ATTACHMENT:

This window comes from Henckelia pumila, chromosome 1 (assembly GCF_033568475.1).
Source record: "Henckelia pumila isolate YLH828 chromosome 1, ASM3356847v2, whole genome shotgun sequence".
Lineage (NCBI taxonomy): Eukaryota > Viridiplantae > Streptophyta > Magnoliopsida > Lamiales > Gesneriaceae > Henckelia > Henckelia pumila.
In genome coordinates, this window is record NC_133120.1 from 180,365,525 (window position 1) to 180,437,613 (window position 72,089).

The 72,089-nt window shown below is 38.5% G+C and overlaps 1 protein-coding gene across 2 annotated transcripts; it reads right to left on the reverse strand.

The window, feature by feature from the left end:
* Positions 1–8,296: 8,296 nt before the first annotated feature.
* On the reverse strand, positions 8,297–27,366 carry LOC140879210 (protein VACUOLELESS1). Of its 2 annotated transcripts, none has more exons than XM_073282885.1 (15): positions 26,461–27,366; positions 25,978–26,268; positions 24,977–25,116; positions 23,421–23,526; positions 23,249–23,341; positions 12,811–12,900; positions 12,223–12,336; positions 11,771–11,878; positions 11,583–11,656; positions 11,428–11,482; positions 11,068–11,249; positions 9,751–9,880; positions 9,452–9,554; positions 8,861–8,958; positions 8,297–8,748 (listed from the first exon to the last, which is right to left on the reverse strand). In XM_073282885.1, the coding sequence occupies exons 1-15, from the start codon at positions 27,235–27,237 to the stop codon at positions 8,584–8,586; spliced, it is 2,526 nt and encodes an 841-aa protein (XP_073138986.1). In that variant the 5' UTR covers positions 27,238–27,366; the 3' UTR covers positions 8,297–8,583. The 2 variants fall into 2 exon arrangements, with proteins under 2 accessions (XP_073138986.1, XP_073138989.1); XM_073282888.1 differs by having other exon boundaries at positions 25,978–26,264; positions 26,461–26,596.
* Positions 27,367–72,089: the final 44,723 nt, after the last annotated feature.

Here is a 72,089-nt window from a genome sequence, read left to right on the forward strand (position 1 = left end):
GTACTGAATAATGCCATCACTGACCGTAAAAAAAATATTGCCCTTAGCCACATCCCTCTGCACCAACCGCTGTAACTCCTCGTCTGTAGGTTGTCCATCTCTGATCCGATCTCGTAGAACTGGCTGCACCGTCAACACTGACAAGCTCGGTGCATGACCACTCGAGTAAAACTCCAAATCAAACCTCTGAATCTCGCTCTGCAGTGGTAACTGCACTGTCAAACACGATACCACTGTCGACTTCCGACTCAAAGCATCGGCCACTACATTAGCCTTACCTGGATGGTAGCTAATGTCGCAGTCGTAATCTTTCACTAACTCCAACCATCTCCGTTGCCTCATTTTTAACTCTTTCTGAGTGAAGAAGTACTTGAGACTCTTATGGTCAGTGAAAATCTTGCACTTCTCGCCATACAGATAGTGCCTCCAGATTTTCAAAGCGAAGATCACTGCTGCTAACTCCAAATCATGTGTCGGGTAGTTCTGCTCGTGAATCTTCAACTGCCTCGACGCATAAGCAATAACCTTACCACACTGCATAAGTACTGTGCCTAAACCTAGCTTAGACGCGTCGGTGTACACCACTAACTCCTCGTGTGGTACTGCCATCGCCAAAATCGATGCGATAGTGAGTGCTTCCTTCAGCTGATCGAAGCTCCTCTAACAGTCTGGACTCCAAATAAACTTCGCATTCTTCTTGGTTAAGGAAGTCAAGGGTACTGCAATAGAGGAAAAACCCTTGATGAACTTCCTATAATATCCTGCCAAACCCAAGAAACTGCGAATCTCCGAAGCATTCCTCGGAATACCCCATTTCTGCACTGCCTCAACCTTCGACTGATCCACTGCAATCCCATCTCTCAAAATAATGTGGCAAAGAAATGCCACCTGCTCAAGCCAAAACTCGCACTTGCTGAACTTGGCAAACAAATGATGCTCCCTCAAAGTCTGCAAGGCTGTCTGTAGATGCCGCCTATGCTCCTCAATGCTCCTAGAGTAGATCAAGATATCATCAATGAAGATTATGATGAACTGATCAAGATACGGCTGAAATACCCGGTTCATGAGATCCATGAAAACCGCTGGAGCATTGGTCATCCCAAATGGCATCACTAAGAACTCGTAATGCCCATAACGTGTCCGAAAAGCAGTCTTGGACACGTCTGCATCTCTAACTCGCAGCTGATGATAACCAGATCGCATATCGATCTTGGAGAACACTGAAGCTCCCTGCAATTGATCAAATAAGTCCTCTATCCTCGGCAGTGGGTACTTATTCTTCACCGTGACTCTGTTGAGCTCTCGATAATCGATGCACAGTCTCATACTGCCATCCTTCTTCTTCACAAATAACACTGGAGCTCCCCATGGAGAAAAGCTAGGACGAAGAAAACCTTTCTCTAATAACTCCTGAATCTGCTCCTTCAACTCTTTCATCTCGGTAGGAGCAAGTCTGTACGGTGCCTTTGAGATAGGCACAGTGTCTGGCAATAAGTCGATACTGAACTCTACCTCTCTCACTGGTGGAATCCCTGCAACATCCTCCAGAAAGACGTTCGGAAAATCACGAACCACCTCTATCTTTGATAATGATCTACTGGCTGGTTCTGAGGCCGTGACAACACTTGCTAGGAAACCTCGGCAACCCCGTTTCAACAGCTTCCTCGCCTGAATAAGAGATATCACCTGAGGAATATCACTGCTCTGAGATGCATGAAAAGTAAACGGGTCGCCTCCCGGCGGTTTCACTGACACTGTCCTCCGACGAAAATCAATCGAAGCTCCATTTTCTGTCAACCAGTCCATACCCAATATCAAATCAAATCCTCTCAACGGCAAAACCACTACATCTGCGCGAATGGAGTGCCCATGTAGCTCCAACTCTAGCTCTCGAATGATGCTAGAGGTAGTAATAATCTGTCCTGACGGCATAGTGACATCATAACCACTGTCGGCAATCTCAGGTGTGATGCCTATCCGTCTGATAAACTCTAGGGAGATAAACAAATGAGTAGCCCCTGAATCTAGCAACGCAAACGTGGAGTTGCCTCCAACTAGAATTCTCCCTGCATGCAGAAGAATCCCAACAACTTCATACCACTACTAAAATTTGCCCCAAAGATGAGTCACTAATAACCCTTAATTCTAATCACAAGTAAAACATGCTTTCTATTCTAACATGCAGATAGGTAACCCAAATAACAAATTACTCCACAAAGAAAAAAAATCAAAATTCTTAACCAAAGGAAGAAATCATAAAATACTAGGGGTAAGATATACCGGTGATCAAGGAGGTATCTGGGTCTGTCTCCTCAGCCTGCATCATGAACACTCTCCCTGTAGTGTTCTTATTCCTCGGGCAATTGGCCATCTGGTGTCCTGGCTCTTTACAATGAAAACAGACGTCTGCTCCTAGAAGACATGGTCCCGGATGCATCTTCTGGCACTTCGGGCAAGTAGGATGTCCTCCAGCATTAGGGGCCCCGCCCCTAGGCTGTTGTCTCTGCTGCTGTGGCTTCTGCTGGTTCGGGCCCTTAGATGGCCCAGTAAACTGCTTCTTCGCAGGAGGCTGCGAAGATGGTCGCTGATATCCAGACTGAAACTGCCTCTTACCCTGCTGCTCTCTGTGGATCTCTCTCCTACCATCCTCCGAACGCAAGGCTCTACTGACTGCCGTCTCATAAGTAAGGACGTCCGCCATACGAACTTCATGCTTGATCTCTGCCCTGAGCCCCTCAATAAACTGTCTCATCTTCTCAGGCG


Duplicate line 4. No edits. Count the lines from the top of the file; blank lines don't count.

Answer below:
In genome coordinates, this window is record NC_133120.1 from 180,365,525 (window position 1) to 180,437,613 (window position 72,089).